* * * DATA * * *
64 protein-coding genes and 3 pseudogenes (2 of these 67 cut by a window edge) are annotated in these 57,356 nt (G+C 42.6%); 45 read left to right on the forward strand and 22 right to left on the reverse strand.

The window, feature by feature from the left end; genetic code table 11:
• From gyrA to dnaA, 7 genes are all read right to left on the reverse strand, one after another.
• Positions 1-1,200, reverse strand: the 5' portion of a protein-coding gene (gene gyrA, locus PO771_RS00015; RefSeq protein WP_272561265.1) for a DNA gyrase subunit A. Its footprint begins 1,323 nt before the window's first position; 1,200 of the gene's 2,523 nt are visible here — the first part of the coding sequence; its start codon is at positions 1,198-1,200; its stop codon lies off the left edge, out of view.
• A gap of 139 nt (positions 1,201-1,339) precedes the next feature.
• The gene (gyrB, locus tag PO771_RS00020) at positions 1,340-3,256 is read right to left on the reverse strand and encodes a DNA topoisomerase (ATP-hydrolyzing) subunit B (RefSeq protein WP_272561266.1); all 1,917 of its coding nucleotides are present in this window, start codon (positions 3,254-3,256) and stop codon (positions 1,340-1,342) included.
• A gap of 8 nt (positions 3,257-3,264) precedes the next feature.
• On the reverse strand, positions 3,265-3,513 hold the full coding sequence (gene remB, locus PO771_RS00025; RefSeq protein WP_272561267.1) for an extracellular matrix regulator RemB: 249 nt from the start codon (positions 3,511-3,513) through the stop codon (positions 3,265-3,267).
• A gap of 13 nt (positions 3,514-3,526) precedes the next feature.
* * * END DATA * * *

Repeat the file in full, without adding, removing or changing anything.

64 protein-coding genes and 3 pseudogenes (2 of these 67 cut by a window edge) are annotated in these 57,356 nt (G+C 42.6%); 45 read left to right on the forward strand and 22 right to left on the reverse strand.

The window, feature by feature from the left end; genetic code table 11:
• From gyrA to dnaA, 7 genes are all read right to left on the reverse strand, one after another.
• Positions 1-1,200, reverse strand: the 5' portion of a protein-coding gene (gene gyrA, locus PO771_RS00015; RefSeq protein WP_272561265.1) for a DNA gyrase subunit A. Its footprint begins 1,323 nt before the window's first position; 1,200 of the gene's 2,523 nt are visible here — the first part of the coding sequence; its start codon is at positions 1,198-1,200; its stop codon lies off the left edge, out of view.
• A gap of 139 nt (positions 1,201-1,339) precedes the next feature.
• The gene (gyrB, locus tag PO771_RS00020) at positions 1,340-3,256 is read right to left on the reverse strand and encodes a DNA topoisomerase (ATP-hydrolyzing) subunit B (RefSeq protein WP_272561266.1); all 1,917 of its coding nucleotides are present in this window, start codon (positions 3,254-3,256) and stop codon (positions 1,340-1,342) included.
• A gap of 8 nt (positions 3,257-3,264) precedes the next feature.
• On the reverse strand, positions 3,265-3,513 hold the full coding sequence (gene remB, locus PO771_RS00025; RefSeq protein WP_272561267.1) for an extracellular matrix regulator RemB: 249 nt from the start codon (positions 3,511-3,513) through the stop codon (positions 3,265-3,267).
• A gap of 13 nt (positions 3,514-3,526) precedes the next feature.